Demystifying Currency Trading: What to Track To Trade USDINR

Currency trading has been an enigma for most of us, despite getting traded on Indian exchanges for more than 10 years. However, in the back drop of regulatory changes like peak margin, currency is seeing better participation and volume from all kinds of participants. Here is an attempt by us at Kotak Securities, to demystify currency trading, mainly USDINR and makes thing easier for an individual. It is for information and learning purpose only.

Currency trading is no different than trading any other asset class. The only difference is that unlike in equity or commodities, where you trade on a single underlying, like gold, copper or a particular stock; in currencies, you trade currency of one country vs another. For example - USD vs INR, where USD is the currency of USA and INR is the currency of India. In other words, it is like a pair trading.

Given that currency pairs are largely influenced by macro factors like, monetary policy (dovish/hawkish), economic growth (high/low), inflation (high/low/moderate), external trade (export vs import) etc., at times, it becomes difficult to monitor these macro developments and their medium to long term impact on the currency pair. However, there are some real time indicators that one can use to gauge the short term movement in USDINR.

What are those indicators?

1) Dollar Index (DXY) - It is an index which tracks the dollar movement against 6 major leading currencies in the world. It is like your NIFTY index, made up of 50 stocks and gives a broad direction of equity market. Similarly, DXY gives the broad indication of dollar movement globally. Higher the dollar index, stronger the dollar.

For example – In CY20, when COVID first struck in March, DXY jumped from 96/97 level to 103 and from there retraced to as low as 89.50/90. During the same time, USDINR moved from around 72.50 to 76.50+ level and slowly pulled back as DXY came down. The price of DXY can be tracked on real time basis to gauge the broader dollar movement.

2) Crude Oil - Crude oil is the biggest import item in India's import basket, with an almost 20-22% share. Higher the crude price, more negative it is for INR (on depreciation side). Normally, it is seen as crude prices move higher, it’s sensitivity to INR also increases, as it starts impacting our trade number adversely. At the end, India is a net importer country.

For example – Right now, Brent crude is quoting above $70+. Last year, it also traded in negative and average crude basket price for India in FY21 was $44.50, saving a lot of precious dollar for India. But presently, as oil prices moving higher, INR can come under pressure due to higher import. Again one can track crude oil prices on real time basis.

3) Capital Flows - As it is quite common to track FPIs number in equity market, similarly, FX traders watch the capital flows in economy. Higher the flows (inward), higher the possibility of INR appreciating against dollar. Similarly, higher the outflows, more rupee can weaken against dollar.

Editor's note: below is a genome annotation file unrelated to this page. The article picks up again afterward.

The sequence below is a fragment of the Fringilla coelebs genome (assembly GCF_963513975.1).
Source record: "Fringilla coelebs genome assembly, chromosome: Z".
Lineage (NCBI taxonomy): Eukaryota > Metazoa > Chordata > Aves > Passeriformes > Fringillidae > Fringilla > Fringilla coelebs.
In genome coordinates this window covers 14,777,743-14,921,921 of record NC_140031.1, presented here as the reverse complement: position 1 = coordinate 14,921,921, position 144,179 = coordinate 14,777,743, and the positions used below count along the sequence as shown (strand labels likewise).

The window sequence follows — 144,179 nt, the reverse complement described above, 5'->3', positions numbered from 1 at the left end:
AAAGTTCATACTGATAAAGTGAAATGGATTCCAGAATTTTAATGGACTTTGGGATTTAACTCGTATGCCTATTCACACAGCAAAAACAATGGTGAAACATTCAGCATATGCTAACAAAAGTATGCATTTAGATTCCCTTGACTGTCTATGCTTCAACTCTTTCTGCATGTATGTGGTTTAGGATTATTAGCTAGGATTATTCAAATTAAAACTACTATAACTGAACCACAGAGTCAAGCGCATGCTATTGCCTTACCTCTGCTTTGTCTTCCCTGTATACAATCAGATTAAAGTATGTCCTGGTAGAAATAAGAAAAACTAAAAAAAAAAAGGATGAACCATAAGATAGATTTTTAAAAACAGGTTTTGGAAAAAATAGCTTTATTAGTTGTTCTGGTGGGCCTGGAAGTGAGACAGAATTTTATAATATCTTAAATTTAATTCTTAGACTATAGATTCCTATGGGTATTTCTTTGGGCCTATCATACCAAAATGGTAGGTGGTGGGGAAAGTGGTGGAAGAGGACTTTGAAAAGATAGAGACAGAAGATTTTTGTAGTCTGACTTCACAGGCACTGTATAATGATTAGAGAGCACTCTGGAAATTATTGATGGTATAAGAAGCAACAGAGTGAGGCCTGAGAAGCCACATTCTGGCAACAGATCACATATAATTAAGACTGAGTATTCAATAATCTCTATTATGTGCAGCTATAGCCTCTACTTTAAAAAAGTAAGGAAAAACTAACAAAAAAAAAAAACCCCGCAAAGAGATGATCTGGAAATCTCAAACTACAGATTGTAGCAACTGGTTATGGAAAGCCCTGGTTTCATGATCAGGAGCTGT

The only difference is that in equity, market participants normally track FPI numbers in equities; FX participants watch FPI flows across equity and debt both, plus FDI. Last year, in FY21, India saw the record flows under FPI ($36.84 bln) and FDI route ($81.7 bln). Though this data is not available on real time, FPI data can be tracked on NSDL website with one-day lag.

4) EM currencies vs Dollar - The way we monitor how some of our peer markets are doing in equities, like DOW, HangSang etc., to take a cue; similarly, in currencies, FX traders track how other Emerging Market (EM)/regional currencies are doing against dollar. Some of the closely tracked EM currencies in Asia are Chinese Yuan (CNY), Indonesian Rupiah (IDR), Korean Won (KRW), Malaysian Ringgit (MYR) etc. In FY21, most of the EM currencies appreciated against dollar and so was INR. Again, one can track the performance of other currencies like CNY, IDR, KRW and MYR on real time basis to gauge the broad trend in INR as well.

5) Risk Sentiment - It broadly defines how market at large is looking at risk. Better the risk sentiment, better for EM currencies (stronger against dollar). The best indicator to gauge risk sentiment is performance of global equity market and other risk assets like commodities. Risk sentiment is also dependent upon global growth and liquidity.

6) RBI intervention - This is difficult to track/guess when RBI can intervene in FX market, but given the larger objective of central bank to control extreme volatility, one can only get to know post facto. We need to remember that FX also has an impact on external trade (export/import) and competitiveness of Indian products in international market. Hence, RBI, at times, also has to intervene to ensure orderly price movement and maintain export competitiveness. In FY21, RBI bought record dollar ($101 bln) to stop rupee appreciating too much, due to flows.

FY21 was an exceptional year, when everything went right for INR, right from record flows to weaker dollar (DXY) to lower oil price to a buoyant risk sentiment. It was only due to RBI intervention at lower level that rupee didn’t see much appreciation. However, a combination of above on the reverse side (stronger dollar, higher oil and capital outflows) with risk-off sentiment can adversely impact INR as well, on opposite side.

Source: Cognecis, PPAP, NSDL, RBI

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